I hobbled off my sled as we returned to the ranch following a 30km ride on our second day out with the dogs.
When we left at 10.30am the temperature was hovering around -22 degrees Celsius and dropped to -30 by afternoon. Despite two pairs of socks and thick rubber boots, my toes and feet were numb and in excruciating pain. Heat warmer pads in our mits held the frostbite at bay during the day but had no effect in our boots.
While I yearned for the warmth of our cabin and a hot cup of tea, I hung back to unharness the dogs, take their booties off, pack the sled and return it to the shed. I could barely walk.
My tootsies were screaming with pain as I tenderly shuffled back to the house, frustrated by the effort of removing the doona-style pants first before fumbling with the boot laces. I called in reinforcements to remove the boots from my swollen feet. I practically crawled to the fireplace in the lounge.
All the symptoms of frostbite were there: Stinging, burning and numbness; pain, throbbing, burning or an electric current-like sensation when the affected area is re-warmed.
Oh, the pain!
How c-c-cold is freezing?
The week before our trip, temperatures in the Yukon had dropped to -32 degrees with warmer weather (up to -4 degrees) expected for our arrival the following week.
Just goes to show you can’t rely on meteorology forecasts.
On day 1 it was -20 degrees and by the third day it fell to -30 degrees.
Fortunately, the heavy-duty ski pants and jacket supplied at the ranch - mostly supplemented with just one pair of thermals - kept my body reasonably warm. It was the extremities of fingers, toes and nose which bore the brunt of the freezing outdoor temperatures.
On day 4 we woke to no running water. And a cold fireplace. The pipes had frozen overnight as the temperature plummeted to -50 degrees.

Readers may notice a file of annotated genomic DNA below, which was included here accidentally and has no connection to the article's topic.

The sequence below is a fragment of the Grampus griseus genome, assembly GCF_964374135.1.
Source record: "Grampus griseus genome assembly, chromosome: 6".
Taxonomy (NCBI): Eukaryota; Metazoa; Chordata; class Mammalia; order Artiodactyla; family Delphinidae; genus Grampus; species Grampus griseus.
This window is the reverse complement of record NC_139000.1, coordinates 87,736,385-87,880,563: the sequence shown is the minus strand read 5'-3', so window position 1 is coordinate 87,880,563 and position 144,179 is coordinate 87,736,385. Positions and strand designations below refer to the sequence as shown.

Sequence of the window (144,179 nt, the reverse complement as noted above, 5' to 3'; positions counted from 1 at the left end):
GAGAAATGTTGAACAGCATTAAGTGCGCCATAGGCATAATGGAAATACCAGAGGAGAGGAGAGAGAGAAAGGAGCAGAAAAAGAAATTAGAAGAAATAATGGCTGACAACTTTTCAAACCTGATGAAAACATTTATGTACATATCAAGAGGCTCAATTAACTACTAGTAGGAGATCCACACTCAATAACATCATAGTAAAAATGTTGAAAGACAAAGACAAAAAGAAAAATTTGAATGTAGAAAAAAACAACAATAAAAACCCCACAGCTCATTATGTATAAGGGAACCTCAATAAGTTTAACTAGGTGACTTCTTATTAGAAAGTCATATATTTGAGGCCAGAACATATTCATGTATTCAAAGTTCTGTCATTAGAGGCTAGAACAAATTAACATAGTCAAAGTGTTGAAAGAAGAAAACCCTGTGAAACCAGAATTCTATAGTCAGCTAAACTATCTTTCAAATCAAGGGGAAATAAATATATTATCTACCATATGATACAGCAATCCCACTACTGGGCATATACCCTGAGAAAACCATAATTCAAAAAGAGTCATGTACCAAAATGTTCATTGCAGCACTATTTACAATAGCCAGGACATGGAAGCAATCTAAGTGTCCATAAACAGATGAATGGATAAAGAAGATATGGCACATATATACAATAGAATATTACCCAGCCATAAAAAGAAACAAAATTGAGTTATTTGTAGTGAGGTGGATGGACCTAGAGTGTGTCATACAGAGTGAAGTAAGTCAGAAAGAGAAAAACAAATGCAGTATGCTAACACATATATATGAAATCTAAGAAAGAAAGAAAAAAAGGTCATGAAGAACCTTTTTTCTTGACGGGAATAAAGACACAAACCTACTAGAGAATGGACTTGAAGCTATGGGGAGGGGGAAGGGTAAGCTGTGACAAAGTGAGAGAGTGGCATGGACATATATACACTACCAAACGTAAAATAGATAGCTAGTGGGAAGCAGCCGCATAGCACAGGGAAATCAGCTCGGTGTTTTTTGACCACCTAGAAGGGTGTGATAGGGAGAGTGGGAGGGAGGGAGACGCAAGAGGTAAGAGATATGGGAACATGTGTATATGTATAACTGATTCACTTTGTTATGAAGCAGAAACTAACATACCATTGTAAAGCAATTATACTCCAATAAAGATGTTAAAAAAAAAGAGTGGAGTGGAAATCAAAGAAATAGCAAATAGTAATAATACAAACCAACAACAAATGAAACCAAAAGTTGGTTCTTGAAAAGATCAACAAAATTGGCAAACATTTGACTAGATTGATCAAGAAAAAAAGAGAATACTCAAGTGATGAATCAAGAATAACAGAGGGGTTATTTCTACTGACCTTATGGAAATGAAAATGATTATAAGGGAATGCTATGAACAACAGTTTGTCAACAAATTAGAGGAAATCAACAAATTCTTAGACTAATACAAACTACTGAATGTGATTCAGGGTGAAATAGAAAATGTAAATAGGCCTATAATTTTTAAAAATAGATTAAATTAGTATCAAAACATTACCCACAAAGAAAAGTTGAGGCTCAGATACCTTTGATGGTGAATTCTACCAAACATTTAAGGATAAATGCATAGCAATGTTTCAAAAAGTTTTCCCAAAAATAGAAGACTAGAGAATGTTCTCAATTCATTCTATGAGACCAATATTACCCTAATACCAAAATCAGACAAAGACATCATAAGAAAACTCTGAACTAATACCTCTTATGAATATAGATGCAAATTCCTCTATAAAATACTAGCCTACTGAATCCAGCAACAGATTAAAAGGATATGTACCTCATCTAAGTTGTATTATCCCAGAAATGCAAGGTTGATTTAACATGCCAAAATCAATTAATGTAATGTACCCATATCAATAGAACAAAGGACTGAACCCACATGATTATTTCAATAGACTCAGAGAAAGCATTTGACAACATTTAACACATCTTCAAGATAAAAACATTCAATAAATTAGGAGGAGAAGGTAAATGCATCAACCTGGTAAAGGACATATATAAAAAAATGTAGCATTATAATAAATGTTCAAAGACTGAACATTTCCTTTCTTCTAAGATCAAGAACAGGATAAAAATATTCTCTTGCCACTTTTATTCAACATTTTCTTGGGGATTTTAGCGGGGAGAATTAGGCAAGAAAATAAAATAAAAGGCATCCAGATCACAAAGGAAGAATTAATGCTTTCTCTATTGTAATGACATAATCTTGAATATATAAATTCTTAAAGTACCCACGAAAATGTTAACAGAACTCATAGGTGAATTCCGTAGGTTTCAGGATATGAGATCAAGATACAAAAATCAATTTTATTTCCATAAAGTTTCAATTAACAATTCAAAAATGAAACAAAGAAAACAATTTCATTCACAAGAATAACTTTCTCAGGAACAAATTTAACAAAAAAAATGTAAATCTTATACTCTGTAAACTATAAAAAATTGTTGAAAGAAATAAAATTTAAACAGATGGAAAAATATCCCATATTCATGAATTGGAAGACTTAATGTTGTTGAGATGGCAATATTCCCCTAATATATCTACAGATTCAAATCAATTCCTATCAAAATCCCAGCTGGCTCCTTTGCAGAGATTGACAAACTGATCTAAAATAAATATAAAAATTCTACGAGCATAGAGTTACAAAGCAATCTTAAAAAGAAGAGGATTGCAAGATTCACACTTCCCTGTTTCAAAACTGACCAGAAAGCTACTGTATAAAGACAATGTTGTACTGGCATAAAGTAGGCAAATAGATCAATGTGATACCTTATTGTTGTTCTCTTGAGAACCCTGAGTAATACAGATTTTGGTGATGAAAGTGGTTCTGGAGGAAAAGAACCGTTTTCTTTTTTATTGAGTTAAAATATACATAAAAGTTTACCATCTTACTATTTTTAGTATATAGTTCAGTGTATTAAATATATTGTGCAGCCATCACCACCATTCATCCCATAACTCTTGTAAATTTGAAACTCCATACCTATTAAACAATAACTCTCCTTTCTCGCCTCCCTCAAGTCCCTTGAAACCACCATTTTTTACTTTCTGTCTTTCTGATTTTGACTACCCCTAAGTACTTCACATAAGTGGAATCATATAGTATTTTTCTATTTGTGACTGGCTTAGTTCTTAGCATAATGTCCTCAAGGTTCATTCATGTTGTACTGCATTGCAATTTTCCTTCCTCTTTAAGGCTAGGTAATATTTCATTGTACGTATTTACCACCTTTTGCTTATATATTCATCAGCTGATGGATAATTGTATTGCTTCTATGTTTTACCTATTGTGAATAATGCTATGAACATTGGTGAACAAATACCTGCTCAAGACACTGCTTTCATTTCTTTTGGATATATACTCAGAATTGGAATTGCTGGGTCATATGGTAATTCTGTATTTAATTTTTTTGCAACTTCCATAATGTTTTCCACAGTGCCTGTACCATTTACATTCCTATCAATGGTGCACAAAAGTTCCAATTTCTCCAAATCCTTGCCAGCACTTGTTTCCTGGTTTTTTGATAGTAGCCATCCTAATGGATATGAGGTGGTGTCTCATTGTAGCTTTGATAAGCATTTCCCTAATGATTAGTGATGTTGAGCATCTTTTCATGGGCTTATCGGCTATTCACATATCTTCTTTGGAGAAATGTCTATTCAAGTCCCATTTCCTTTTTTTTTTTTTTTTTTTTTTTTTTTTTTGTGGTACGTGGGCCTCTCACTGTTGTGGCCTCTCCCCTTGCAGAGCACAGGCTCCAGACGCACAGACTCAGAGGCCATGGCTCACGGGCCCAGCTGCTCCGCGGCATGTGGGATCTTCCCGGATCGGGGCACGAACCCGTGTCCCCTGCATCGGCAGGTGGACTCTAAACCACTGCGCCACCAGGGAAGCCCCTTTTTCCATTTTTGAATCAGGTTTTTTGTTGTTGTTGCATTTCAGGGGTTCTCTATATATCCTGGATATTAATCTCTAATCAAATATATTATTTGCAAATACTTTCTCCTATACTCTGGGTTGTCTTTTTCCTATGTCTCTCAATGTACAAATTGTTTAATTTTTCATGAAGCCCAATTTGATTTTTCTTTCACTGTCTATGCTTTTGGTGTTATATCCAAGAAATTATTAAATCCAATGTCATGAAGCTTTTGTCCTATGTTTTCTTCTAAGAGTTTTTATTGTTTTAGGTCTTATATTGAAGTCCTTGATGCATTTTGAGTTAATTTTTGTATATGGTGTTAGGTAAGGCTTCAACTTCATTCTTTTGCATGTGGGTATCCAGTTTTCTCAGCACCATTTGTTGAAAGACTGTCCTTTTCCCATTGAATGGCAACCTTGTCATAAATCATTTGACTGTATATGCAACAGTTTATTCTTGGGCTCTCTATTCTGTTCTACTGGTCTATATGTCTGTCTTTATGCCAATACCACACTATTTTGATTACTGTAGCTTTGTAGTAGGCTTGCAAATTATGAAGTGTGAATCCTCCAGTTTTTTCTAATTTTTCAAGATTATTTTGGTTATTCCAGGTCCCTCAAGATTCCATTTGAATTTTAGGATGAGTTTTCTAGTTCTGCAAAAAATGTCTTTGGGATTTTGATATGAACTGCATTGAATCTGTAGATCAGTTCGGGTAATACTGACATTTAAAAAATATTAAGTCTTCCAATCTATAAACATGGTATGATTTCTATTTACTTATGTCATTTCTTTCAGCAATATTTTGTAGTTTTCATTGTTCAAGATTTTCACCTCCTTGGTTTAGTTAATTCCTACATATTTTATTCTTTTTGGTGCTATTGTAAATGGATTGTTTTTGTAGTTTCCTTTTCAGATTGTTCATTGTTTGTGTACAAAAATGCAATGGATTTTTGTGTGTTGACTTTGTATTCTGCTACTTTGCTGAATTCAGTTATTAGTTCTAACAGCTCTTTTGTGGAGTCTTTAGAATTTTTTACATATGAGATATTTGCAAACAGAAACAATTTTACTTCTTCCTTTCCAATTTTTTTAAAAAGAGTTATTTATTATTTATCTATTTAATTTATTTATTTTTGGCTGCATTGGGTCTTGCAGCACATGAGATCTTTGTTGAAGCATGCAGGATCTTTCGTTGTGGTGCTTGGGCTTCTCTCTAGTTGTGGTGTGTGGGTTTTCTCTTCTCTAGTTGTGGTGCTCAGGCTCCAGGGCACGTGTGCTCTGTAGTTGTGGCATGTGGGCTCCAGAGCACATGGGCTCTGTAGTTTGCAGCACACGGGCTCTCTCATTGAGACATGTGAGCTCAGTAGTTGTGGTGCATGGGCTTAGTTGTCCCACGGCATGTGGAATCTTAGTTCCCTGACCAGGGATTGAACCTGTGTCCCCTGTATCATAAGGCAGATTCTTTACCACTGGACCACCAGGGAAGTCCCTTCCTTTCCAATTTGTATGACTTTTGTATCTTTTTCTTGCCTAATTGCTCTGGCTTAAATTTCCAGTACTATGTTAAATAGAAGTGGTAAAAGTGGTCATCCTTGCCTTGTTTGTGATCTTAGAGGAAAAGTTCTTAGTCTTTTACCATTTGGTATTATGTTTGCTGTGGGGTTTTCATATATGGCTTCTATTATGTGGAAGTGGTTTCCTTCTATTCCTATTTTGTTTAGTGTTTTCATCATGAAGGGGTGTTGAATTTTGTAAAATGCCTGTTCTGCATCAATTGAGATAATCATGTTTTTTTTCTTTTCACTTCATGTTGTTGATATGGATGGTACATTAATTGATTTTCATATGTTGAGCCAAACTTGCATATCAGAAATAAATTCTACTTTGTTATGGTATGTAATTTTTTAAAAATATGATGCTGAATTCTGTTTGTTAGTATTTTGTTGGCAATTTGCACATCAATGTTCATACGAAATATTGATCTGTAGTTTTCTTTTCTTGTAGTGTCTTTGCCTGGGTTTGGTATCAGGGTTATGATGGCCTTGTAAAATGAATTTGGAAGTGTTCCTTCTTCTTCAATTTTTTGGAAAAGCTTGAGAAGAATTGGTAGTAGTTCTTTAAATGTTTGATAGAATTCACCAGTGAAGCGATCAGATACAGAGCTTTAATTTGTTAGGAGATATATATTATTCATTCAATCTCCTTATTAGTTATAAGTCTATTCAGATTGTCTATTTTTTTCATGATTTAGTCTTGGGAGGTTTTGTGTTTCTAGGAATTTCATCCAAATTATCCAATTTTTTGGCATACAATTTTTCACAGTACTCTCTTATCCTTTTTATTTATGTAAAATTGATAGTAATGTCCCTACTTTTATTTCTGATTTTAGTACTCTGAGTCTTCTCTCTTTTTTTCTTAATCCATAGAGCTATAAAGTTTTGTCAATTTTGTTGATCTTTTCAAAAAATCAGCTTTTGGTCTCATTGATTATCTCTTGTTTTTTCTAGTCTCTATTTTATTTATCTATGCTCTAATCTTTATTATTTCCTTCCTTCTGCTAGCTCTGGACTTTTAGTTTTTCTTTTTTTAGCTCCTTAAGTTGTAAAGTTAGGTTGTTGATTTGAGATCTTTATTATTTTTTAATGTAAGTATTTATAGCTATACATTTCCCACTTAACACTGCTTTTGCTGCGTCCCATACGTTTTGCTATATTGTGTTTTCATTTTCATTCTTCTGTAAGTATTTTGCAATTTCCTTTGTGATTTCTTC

We weren’t going anywhere with the dog sleds that day: -35 degrees is the cut off point for outdoor rides as it’s too cold for the dogs. And humans. And camping.
So instead, we went out for a snowshoe walk after lunch. Despite the rather frosty -30 degrees, walking in the snow is quite a vigorous and warming exercise. In fact, snowshoeing can burn 420-1000 calories/hour depending on terrain, weight and speed. So I didn’t really need a second layer over my thermals!
How to face-plant in the snow
Five minutes into our snowshoe walk, my left boot broke loose from the strap. Actually, it came away altogether. I was stuck in ankle-deep snow and unable to proceed uphill without snowshoes, so our heroic guide Gaetan ran back to the ranch for a replacement pair. Yes, he ran. With snowshoes on. Think of how many calories he burnt!
As I strapped on my second pair, the plastic bit joined to the strap snapped on the left snow shoe; however, using some boy scout ingenuity Gaeton fastened the strap around the snowshoe frame (see above) which held for the rest of our walk through the picturesque forest.
If you’re thinking tennis racquet style wooden snowshoes, think again. Modern snowshoes now feature aluminum frames and nylon decks, with smaller sizes and cleats underfoot. As with all assistive aids, though, there’s a technique to snowshoe walking… an effort which resulted in several face-plants in the snow (and not just me).
Unexpected hazards of rugging up
I wipe the seat from my forehead. Wait – what? Surely I’m not sweating in sub zero temperatures? It’s not like dog sledding is a physically challenging activity – after all, the dogs do most of the work.
I wipe another layer of moisture from my eyes. I discover that hot air is rising up from the neck warmer covering my nose and mouth, causing:
• Saturation of the material, which promptly freezes over.
• Excessive moisture accumulating on my eyes (making sunglasses useless), eyebrows and beanie, all of which frost over with icicles, making blinking somewhat difficult.
And then there’s that nagging dry cough from breathing in all that freezing air…
Part 3: Whoa... stay... waaait!
New Zealand 2008
New Zealand 2006
United Kingdom 2004
Athens Olympics 2004
Beijing to Athens 1994
I acknowledge the traditional Custodians of the land on which I work and live, the Gubbi Gubbi / Kabi Kabi and Joondoburri people, and recognise their continuing connection to land, the waters and sky. I pay my respect to them and their cultures; and to Elders past, present and emerging.
© 2023 HARI KOTROTSIOS